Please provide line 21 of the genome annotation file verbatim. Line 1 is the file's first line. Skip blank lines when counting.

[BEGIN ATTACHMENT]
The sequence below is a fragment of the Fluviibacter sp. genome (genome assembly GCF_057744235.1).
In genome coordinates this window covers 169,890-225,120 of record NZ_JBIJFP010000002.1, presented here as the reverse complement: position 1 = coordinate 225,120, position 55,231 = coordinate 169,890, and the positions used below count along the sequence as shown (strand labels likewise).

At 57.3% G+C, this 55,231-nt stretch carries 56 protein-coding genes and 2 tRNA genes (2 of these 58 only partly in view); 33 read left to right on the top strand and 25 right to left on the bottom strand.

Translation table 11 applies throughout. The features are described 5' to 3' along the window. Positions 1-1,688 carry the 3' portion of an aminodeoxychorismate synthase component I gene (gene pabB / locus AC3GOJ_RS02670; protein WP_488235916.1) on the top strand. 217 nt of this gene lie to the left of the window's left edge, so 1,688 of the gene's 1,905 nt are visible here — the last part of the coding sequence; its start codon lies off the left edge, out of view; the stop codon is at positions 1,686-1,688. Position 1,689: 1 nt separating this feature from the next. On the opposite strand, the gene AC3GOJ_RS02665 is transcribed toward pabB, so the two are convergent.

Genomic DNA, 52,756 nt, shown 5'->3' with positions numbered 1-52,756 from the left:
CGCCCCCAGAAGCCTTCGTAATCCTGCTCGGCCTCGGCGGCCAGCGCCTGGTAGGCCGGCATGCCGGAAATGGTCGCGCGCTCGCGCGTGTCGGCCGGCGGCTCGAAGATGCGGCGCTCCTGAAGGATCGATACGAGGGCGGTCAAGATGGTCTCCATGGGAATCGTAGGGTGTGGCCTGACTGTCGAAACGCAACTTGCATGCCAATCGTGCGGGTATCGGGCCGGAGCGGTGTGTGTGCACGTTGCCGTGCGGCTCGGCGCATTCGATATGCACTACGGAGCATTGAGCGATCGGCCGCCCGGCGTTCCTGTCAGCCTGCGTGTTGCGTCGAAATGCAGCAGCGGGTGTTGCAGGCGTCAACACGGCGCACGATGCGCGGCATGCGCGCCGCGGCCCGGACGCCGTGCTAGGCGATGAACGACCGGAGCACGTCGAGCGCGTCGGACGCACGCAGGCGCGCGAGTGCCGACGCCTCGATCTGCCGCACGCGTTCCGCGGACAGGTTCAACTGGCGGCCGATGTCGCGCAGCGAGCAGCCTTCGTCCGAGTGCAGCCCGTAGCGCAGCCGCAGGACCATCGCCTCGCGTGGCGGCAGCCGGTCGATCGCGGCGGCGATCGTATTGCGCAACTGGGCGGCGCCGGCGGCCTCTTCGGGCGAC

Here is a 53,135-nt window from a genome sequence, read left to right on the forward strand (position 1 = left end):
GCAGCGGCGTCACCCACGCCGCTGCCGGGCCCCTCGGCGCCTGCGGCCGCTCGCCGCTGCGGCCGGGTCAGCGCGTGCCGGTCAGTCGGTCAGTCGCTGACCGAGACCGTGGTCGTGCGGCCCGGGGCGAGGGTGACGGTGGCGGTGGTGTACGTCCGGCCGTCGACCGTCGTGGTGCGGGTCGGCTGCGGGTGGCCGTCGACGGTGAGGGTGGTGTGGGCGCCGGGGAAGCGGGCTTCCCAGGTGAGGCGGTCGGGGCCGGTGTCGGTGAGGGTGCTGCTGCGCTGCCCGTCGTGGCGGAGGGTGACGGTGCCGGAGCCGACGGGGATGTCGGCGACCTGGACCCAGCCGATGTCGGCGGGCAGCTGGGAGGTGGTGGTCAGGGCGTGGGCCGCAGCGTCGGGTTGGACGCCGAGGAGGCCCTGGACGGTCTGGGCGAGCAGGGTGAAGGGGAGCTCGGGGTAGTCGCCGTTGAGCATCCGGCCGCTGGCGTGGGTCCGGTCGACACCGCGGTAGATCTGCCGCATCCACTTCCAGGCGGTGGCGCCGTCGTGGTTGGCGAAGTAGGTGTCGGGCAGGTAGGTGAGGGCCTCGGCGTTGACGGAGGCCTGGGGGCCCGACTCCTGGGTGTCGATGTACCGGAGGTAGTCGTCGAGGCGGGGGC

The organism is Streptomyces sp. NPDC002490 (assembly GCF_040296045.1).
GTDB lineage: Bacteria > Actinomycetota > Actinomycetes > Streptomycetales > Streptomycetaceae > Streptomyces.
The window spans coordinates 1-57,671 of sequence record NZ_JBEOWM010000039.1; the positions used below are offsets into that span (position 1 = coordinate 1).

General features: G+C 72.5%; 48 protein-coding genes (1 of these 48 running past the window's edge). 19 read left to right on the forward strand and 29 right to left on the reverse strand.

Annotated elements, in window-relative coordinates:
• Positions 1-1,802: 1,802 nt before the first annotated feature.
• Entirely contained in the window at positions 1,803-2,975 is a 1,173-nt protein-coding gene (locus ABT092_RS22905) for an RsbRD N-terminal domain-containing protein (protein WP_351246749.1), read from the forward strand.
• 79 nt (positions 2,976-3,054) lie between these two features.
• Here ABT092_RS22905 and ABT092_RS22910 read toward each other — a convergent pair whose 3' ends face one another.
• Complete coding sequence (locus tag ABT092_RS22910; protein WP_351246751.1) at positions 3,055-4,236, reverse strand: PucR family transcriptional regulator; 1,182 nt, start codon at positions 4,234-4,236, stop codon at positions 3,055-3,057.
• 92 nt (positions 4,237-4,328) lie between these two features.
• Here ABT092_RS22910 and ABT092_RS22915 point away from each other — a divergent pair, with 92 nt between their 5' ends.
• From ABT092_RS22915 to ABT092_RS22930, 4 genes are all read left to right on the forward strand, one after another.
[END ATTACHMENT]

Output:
• From ABT092_RS22915 to ABT092_RS22930, 4 genes are all read left to right on the forward strand, one after another.